By Gerard Braud —
Leave it to Jon Stewart to once again be the expert voice of reason in modern media. He clearly points out in this crisis that there is the “Brian Williams Anchorman” persona, and as I pointed out previously, the “Brian Williams Storyteller” persona at public events where he appears as a celebrity speaker or guest.
At question is the brand – credibility.
At stake is reputation – damaged.
At the heart of it – two layers. A crisis for Williams the journalist and a crisis for NBC, the corporation.
I think Williams did the right thing to apologize, as mentioned in my previous blog.
NBC, in imposing a six-month suspension without pay for Brian Williams, has created a scenario in which I do think Williams can recover. In other words, I would be surprised if he ever returns to the anchor desk at NBC Nightly News ever again. I would not be surprised to see Williams announce his resignation.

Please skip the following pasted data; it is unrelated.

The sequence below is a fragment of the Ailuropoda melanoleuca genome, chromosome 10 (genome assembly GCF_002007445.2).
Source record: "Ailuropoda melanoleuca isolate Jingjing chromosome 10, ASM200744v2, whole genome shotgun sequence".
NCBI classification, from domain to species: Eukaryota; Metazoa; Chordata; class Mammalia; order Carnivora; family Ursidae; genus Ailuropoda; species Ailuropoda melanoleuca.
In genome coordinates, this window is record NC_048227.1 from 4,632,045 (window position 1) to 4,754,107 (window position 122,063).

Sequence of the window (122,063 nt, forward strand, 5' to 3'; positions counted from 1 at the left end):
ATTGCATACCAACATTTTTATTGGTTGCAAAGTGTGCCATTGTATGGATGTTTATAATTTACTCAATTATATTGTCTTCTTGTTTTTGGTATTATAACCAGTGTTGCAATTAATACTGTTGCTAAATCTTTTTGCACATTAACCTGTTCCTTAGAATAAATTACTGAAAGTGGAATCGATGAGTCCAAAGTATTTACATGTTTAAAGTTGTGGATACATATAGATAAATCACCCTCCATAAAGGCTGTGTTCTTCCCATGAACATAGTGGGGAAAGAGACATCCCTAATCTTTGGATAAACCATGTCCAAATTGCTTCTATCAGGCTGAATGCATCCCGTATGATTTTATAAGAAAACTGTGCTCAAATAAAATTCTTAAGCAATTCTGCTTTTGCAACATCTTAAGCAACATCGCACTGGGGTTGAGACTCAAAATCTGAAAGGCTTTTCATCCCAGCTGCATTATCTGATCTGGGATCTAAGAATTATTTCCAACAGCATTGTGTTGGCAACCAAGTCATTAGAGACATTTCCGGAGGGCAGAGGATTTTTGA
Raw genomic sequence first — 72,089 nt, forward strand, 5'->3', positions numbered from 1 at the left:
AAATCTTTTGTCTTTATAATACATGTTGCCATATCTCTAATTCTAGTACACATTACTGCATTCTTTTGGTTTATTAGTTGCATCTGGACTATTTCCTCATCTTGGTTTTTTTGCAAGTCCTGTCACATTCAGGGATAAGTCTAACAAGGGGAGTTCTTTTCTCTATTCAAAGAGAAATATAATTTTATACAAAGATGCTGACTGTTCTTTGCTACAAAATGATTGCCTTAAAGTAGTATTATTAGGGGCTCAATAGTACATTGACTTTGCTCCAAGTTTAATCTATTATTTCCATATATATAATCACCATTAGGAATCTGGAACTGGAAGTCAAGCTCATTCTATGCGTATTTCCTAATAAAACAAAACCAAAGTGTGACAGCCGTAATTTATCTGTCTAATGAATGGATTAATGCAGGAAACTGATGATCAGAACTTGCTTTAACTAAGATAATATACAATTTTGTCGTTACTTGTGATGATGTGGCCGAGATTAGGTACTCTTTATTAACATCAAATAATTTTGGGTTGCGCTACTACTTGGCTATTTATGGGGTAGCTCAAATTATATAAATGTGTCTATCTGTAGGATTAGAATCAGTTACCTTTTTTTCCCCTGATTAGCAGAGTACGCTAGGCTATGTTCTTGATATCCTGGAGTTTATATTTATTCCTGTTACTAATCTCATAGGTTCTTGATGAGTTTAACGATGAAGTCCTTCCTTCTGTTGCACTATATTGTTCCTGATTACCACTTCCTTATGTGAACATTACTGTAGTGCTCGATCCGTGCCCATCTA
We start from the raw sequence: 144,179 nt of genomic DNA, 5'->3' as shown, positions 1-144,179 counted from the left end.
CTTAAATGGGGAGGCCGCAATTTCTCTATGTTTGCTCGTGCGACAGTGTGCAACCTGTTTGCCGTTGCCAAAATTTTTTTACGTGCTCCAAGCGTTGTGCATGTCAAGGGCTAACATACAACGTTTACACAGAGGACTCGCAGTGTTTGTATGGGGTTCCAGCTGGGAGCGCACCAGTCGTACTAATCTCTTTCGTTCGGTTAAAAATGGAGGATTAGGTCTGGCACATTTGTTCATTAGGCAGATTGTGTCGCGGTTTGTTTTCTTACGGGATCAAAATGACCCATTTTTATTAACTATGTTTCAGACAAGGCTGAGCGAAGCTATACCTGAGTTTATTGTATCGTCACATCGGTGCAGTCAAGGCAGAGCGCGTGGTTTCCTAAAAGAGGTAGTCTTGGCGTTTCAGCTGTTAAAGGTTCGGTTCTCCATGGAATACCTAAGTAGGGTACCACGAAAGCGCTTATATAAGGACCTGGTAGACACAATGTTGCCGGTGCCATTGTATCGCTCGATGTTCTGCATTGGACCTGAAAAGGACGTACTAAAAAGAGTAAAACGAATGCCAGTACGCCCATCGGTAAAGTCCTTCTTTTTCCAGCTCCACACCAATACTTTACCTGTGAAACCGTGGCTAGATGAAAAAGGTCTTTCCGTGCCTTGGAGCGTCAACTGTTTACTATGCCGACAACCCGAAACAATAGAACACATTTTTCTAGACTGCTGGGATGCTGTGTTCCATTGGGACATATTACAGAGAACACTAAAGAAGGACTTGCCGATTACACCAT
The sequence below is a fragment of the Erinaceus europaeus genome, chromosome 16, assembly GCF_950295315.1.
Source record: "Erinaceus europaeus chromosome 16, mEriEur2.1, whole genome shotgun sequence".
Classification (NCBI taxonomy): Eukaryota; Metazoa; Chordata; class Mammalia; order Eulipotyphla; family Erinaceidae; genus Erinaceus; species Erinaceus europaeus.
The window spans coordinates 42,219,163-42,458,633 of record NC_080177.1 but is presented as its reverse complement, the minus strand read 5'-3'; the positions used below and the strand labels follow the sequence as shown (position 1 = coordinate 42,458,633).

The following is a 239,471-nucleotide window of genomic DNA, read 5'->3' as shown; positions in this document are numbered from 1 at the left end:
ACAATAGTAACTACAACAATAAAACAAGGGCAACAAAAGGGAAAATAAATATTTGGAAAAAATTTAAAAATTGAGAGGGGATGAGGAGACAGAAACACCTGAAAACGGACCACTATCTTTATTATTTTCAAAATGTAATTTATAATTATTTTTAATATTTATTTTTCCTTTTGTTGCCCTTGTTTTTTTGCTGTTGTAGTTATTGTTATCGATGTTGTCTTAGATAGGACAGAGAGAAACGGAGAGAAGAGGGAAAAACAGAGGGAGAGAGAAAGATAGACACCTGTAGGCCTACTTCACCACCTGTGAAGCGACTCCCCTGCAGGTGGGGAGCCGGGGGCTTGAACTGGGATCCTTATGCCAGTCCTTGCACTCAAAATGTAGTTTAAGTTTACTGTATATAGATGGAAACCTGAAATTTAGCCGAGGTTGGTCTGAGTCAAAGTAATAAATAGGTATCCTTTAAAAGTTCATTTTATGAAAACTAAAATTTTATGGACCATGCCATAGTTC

Crisis management requires finesse. A crisis response too little or too late is bad. A crisis response too large makes the crisis worse and creates a series of secondary crises.
Think of crisis management the way you might think of parenting – let the punishment fit the crime. If your child leaves their bike in the driveway behind the car, a proper response is to take away their bike. Taking away every toy they own would be too extreme.
The offenses by Williams appear to have been primarily in celebrity appearances. Hence, the proper vehicle for NBC would have been to prohibit the celebrity Brian Williams from making celebrity appearances. By making such an announcement, NBC could have focused on where the sins were committed, yet opened the door for redemption by putting Williams back on the air after his self-imposed one-week suspension. This announcement should have been combined with my previous suggestion that Williams appear on the Today Show Friday with some of the soldiers who called him out. Such an appearance would have put a punctuation mark on the crisis that defines its end.
NBC, by suspending Williams for six months will remove this story from the headlines quicker. However, the harsh penalty means that if they return Williams in six months, the story will regenerate.
My opinion is that NBC News went too far.
Likely, the only way Williams could return to the anchor desk is if the veterans who called him out for his errors rallied to his side to support him, asking NBC to return him to the air very soon. My crystal ball doesn’t see that happening, although I wish it would.